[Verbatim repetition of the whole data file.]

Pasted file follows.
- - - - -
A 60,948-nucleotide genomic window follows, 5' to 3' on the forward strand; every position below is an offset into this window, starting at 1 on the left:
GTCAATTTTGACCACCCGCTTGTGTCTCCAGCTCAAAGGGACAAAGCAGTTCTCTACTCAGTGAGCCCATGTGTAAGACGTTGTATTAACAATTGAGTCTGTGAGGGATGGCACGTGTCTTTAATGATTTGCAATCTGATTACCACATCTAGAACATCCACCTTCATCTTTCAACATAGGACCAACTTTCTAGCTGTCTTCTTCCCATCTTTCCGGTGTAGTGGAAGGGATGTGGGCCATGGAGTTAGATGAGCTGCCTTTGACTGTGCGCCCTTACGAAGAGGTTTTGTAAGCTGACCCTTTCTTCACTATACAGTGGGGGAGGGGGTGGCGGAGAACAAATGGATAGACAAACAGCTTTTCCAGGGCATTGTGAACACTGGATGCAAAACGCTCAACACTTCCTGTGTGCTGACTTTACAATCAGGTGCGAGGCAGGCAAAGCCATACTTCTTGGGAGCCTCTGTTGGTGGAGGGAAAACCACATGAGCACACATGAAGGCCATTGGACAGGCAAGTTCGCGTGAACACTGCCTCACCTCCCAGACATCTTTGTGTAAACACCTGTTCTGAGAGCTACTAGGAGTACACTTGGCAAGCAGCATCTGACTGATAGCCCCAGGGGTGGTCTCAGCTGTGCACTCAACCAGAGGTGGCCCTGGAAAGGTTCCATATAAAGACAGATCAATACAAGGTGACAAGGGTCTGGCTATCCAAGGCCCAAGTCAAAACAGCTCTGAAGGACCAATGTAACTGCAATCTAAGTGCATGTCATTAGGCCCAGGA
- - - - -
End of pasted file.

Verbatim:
A 60,948-nucleotide genomic window follows, 5' to 3' on the forward strand; every position below is an offset into this window, starting at 1 on the left:
GTCAATTTTGACCACCCGCTTGTGTCTCCAGCTCAAAGGGACAAAGCAGTTCTCTACTCAGTGAGCCCATGTGTAAGACGTTGTATTAACAATTGAGTCTGTGAGGGATGGCACGTGTCTTTAATGATTTGCAATCTGATTACCACATCTAGAACATCCACCTTCATCTTTCAACATAGGACCAACTTTCTAGCTGTCTTCTTCCCATCTTTCCGGTGTAGTGGAAGGGATGTGGGCCATGGAGTTAGATGAGCTGCCTTTGACTGTGCGCCCTTACGAAGAGGTTTTGTAAGCTGACCCTTTCTTCACTATACAGTGGGGGAGGGGGTGGCGGAGAACAAATGGATAGACAAACAGCTTTTCCAGGGCATTGTGAACACTGGATGCAAAACGCTCAACACTTCCTGTGTGCTGACTTTACAATCAGGTGCGAGGCAGGCAAAGCCATACTTCTTGGGAGCCTCTGTTGGTGGAGGGAAAACCACATGAGCACACATGAAGGCCATTGGACAGGCAAGTTCGCGTGAACACTGCCTCACCTCCCAGACATCTTTGTGTAAACACCTGTTCTGAGAGCTACTAGGAGTACACTTGGCAAGCAGCATCTGACTGATAGCCCCAGGGGTGGTCTCAGCTGTGCACTCAACCAGAGGTGGCCCTGGAAAGGTTCCATATAAAGACAGATCAATACAAGGTGACAAGGGTCTGGCTATCCAAGGCCCAAGTCAAAACAGCTCTGAAGGACCAATGTAACTGCAATCTAAGTGCATGTCATTAGGCCCAGGA